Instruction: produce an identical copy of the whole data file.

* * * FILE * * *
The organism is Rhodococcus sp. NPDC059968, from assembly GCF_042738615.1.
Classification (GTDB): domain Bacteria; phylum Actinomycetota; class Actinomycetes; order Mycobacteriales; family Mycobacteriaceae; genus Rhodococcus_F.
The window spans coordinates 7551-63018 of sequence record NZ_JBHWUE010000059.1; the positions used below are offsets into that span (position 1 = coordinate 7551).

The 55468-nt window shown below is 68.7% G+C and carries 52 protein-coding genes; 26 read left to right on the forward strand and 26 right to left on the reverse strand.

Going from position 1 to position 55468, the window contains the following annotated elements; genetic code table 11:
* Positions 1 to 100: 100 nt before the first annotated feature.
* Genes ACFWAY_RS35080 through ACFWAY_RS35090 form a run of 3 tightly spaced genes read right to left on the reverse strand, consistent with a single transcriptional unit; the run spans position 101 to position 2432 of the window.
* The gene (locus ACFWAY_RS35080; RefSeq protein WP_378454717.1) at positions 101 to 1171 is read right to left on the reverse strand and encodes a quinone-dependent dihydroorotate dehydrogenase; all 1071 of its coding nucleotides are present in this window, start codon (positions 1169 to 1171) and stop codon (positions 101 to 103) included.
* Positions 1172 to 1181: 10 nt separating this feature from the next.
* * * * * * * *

The organism is Rhodococcus sp. NPDC059968, from assembly GCF_042738615.1.
Classification (GTDB): domain Bacteria; phylum Actinomycetota; class Actinomycetes; order Mycobacteriales; family Mycobacteriaceae; genus Rhodococcus_F.
The window spans coordinates 7551-63018 of sequence record NZ_JBHWUE010000059.1; the positions used below are offsets into that span (position 1 = coordinate 7551).

The 55468-nt window shown below is 68.7% G+C and carries 52 protein-coding genes; 26 read left to right on the forward strand and 26 right to left on the reverse strand.

Going from position 1 to position 55468, the window contains the following annotated elements; genetic code table 11:
* Positions 1 to 100: 100 nt before the first annotated feature.
* Genes ACFWAY_RS35080 through ACFWAY_RS35090 form a run of 3 tightly spaced genes read right to left on the reverse strand, consistent with a single transcriptional unit; the run spans position 101 to position 2432 of the window.
* The gene (locus ACFWAY_RS35080; RefSeq protein WP_378454717.1) at positions 101 to 1171 is read right to left on the reverse strand and encodes a quinone-dependent dihydroorotate dehydrogenase; all 1071 of its coding nucleotides are present in this window, start codon (positions 1169 to 1171) and stop codon (positions 101 to 103) included.
* Positions 1172 to 1181: 10 nt separating this feature from the next.